The second exhibition, showing the work of Tine Acke, contains photographs of the German rock-icon Udo Lindenberg. For her photo book titled ‘Udo Lindenberg. Stärker als die Zeit – Die Stadion-Tour’, the photographer toured with the ‘Panic Rocker’ for four years and shows a diverse portfolio ranging from intimate backstage close-ups to on-stage photography of Lindenberg in monumental rock-star poses. The self-taught photographer will do anything to get a good shot – like balancing on a catwalk under the roof of concert halls, crawling under the drum kit or clambering about on a crane. That’s why Udo likes to call her ‘my slinky cat’. As Tine Acke never tires of saying in interviews, she loves being a concert photographer because it lets her become invisible. Friends and fans are thankful for her ‘really personal views of our Udo’. After completion of her university entrance exams in 1996, Tine Acke studied illustration design at the Bildkunst-Akademie Hamburg from 1998 to 2001. This was followed by numerous stints of practical training in the film and television industry. Her close creative collaboration with Udo Lindenberg began in 1999 and continues until today. She has worked as a freelance photographer and illustrator since 2002.

The black-and-white images from the project ‘Darker Than Blue’ by Mathieu Bitton reflect the harsh everyday world of Afro-American citizens in a life between hope and rebellion. He has a particular affinity for hands: with his images of delicately feminine fingers, rough and work-stained labourers’ hands or clenched fists, Bitton reveals more about a person’s character than one would have thought. In his constantly growing collection of hand-portraits are those of many celebrities Bitton met in his years as a concert photographer. In the everyday world, Bitton’s acute powers of observation also captured the souls of his subjects in high-contrast black-and-white portraits. Mathieu Bitton, born 1973 in France, left his home for the USA at an early age. The confessed lover of pop culture turned his hobby into a profession at prominent agencies in Los Angeles and New York and, in the course of time, got to know numerous stars of the music and entertainment industry. After a career as a designer of movie posters and box sets, he followed an increasingly professional course in the world of photography. Nevertheless, he will always remain true to the music scene.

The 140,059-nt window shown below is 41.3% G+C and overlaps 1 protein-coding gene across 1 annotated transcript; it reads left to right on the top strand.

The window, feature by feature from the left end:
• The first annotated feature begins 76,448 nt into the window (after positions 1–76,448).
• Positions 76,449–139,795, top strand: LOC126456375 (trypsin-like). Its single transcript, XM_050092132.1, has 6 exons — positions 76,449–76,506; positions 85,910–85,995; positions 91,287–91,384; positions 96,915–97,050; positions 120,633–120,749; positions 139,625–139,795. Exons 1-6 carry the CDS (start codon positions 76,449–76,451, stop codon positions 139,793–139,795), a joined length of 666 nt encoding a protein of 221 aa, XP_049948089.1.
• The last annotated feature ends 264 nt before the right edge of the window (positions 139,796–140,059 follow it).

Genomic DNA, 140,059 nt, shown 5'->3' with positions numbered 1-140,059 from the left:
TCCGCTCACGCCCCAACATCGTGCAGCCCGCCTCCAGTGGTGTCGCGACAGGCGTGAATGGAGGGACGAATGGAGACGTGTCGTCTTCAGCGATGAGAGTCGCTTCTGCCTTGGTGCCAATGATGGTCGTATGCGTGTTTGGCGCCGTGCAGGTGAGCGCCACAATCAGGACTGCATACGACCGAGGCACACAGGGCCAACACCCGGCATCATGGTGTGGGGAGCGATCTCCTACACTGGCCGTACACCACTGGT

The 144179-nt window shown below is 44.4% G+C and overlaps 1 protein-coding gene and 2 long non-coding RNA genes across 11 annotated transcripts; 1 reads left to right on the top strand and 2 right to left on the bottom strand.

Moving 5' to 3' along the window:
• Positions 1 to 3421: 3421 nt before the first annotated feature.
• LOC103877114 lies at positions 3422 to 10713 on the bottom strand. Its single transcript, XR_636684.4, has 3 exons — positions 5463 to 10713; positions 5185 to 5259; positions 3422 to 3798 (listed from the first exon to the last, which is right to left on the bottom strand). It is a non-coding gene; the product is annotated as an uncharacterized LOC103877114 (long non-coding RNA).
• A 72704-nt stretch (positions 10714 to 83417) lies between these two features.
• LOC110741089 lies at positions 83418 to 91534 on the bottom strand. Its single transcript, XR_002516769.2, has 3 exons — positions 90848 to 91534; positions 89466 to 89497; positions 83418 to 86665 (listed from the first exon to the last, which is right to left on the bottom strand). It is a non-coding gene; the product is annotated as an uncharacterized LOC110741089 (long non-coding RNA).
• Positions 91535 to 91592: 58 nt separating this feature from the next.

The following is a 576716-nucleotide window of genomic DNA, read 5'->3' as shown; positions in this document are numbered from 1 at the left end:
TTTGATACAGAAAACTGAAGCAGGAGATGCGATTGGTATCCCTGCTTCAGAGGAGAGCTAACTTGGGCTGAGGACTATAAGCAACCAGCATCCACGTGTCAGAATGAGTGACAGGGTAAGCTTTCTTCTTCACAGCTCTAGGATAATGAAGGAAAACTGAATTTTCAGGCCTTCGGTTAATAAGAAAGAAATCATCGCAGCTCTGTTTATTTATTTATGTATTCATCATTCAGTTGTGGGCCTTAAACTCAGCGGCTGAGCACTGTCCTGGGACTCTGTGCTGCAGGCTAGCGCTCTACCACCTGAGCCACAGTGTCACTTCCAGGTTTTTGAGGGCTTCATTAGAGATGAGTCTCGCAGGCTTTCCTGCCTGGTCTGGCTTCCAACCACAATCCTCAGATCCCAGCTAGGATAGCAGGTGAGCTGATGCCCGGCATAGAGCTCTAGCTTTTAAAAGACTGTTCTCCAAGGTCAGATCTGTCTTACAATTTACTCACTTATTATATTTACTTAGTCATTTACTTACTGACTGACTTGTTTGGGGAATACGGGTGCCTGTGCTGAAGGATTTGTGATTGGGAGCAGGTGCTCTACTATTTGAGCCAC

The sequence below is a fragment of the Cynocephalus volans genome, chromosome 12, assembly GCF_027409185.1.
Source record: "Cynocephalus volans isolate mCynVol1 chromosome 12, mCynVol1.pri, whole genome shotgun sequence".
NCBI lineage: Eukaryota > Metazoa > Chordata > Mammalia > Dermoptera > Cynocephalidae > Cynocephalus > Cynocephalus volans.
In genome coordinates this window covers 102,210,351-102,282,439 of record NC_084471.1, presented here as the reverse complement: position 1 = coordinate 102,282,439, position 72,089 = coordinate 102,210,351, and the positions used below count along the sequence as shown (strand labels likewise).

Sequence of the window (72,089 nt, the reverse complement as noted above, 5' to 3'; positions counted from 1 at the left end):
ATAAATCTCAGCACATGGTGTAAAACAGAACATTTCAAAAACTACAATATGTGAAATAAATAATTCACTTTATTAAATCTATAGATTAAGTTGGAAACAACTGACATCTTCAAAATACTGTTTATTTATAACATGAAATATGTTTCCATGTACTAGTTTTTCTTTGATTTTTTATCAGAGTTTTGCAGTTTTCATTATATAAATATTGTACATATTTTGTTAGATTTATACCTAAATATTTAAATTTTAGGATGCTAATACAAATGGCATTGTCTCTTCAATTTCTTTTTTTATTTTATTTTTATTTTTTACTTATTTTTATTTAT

A further exhibition, featuring, amongst other photographs, the work of Michael Agel, can be seen in the outdoor area. The focal point of this exhibition is the history of the Leitz-Park complex from the beginnings to its completion. Michael Agel was born in Wetzlar in 1970. Music plays the most important role in his work as a photographer: he has accompanied the concerts and tours of numerous musicians from different genres for many years. In recent years, his work has been showcased in many exhibitions and published in numerous photo books.

Press Release - Leica Camera AG presents numerous exhibitions

Date: 06/2018 Format: PDF (60,77 kB)
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Leica Camera AG is an internationally operating, premium-segment manufacturer of cameras and sport optics products. The legendary reputation of the Leica brand is founded on a long tradition of excellent quality. In combination with innovative technologies, all Leica products fulfil a common objective: better pictures, wherever perception and visualization matter. Leica Camera AG has its headquarters in Wetzlar, in the state of Hessen in Germany, and a second production site in Vila Nova de Famalicão, Portugal and operates its own worldwide network of regional organisations, Leica Retail Stores, Leica Galleries and Leica Akademies.